A birefringent filter type wavelength multiplexer or demultiplexer is depicted in FIG. 3B. As shown therein, expanded beam lens connectors 61, 62, 63, and 64 attached to the ends of optical fibers 66, 67, 68, and 69 are pressed into contact with a metal housing 71 such that their forward flat reference surfaces 72, 73, 74 and 76 coincide with either of the flat and parallel external alignment surfaces 77 and 78 of the housing 71. As above, this insures that beams 79, 81, 82 and 83 are precisely parallel. Beam splitter prisms 84 and 86, constructed as in FIG. 2, intercept these beams and connect their paths which also pass through a birefringent element 87 that is designed with precisely parallel optical facets 88 and 89. Because of this parallelism and that of the beam splitter facets, these three optical elements 84, 86, and 87 may be installed into the housing 71 with considerable tolerance to both translational and rotational misorientation.
When used as a part of a birefringent filter type optical multiplexer/demultiplexer assembly, as shown in FIG. 3B, the beam splitters 84 and 86 selectively reflect one polarization state and transmit the other at the interface 23. The design of such multilayer films for the interface is well known in the art. The birefringent element 87 may be a single crystal of a crystalline material such as quartz or calcite oriented with its principal axes of birefringence at an angle of 45 degrees relative to the principal polarization axes of beam splitters 84 and 86. This birefringent multiplexer/demultiplexer passes energy at one wavelength from the fiber 67 to the fiber 66 and from the fiber 68 to the fiber 69 and at another wavelength from the fiber 67 to the fiber 69 and from the fiber 68 to the fiber 66. These inputs do not need to have a specific polarization state as both polarization components are processed simultaneously by this device.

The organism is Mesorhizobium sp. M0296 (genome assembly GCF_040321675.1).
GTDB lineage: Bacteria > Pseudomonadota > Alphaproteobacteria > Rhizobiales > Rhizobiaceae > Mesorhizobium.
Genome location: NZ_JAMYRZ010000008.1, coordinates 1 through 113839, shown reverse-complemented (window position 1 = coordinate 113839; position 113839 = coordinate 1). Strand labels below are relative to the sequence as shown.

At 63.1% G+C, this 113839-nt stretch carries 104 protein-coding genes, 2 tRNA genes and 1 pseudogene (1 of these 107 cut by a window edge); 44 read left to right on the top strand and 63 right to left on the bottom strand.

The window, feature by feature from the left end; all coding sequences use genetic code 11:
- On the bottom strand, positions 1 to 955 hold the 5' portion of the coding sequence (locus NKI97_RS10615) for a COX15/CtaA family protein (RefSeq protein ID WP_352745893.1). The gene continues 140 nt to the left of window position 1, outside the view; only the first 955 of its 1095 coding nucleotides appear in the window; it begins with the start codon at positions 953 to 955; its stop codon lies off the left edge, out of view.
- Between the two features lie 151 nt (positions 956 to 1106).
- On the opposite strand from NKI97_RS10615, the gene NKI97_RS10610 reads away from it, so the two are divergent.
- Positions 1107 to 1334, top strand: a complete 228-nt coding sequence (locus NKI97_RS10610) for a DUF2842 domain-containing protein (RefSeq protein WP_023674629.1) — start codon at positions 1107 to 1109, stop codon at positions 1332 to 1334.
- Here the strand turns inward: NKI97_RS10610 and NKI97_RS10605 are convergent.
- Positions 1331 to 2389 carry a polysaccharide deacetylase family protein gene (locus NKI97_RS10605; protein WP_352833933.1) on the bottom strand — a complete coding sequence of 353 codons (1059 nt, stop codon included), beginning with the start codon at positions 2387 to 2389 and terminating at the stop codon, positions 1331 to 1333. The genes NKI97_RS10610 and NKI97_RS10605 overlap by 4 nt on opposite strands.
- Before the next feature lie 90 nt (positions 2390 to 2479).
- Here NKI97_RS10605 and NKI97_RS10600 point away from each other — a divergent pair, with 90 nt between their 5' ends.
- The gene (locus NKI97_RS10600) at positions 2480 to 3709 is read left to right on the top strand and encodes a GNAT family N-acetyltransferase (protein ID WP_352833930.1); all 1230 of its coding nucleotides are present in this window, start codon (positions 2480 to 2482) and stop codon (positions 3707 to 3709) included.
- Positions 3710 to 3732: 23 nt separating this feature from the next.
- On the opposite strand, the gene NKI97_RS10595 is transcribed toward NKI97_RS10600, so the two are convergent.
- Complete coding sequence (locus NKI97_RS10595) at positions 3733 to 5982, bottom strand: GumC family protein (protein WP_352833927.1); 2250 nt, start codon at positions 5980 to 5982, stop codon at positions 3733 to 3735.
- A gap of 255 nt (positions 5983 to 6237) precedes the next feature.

The foregoing are but two examples of how the instant invention can be incorporated into fiber optic devices.
Various modifications can be performed without departing from the spirit and scope of this invention.
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|U.S. Classification||359/485.03, 385/36, 359/834, 359/583, 359/489.09, 359/489.18, 359/489.19|
|International Classification||G02B6/28, G02B27/10, G02B6/34, G02B27/28, G02B5/04|
|Cooperative Classification||G02B27/1073, G02B27/1006, G02B27/283, G02B27/14, G02B27/144, G02B6/2817, G02B6/29373|
|European Classification||G02B27/10M, G02B27/14, G02B27/14H, G02B27/10A, G02B27/28B, G02B6/28B4, G02B6/293M2|
|Nov 12, 1985||AS||Assignment|
Owner name: GTE LABORATORIES INCORPORATED, A CORP. OF DE.
Free format text: ASSIGNMENT OF ASSIGNORS INTEREST.;ASSIGNOR:BUHRER, CARL F.;REEL/FRAME:004481/0996
Effective date: 19851108
|Sep 19, 1990||FPAY||Fee payment|
Year of fee payment: 4
|Nov 10, 1994||FPAY||Fee payment|
Year of fee payment: 8
|Nov 2, 1998||FPAY||Fee payment|
Year of fee payment: 12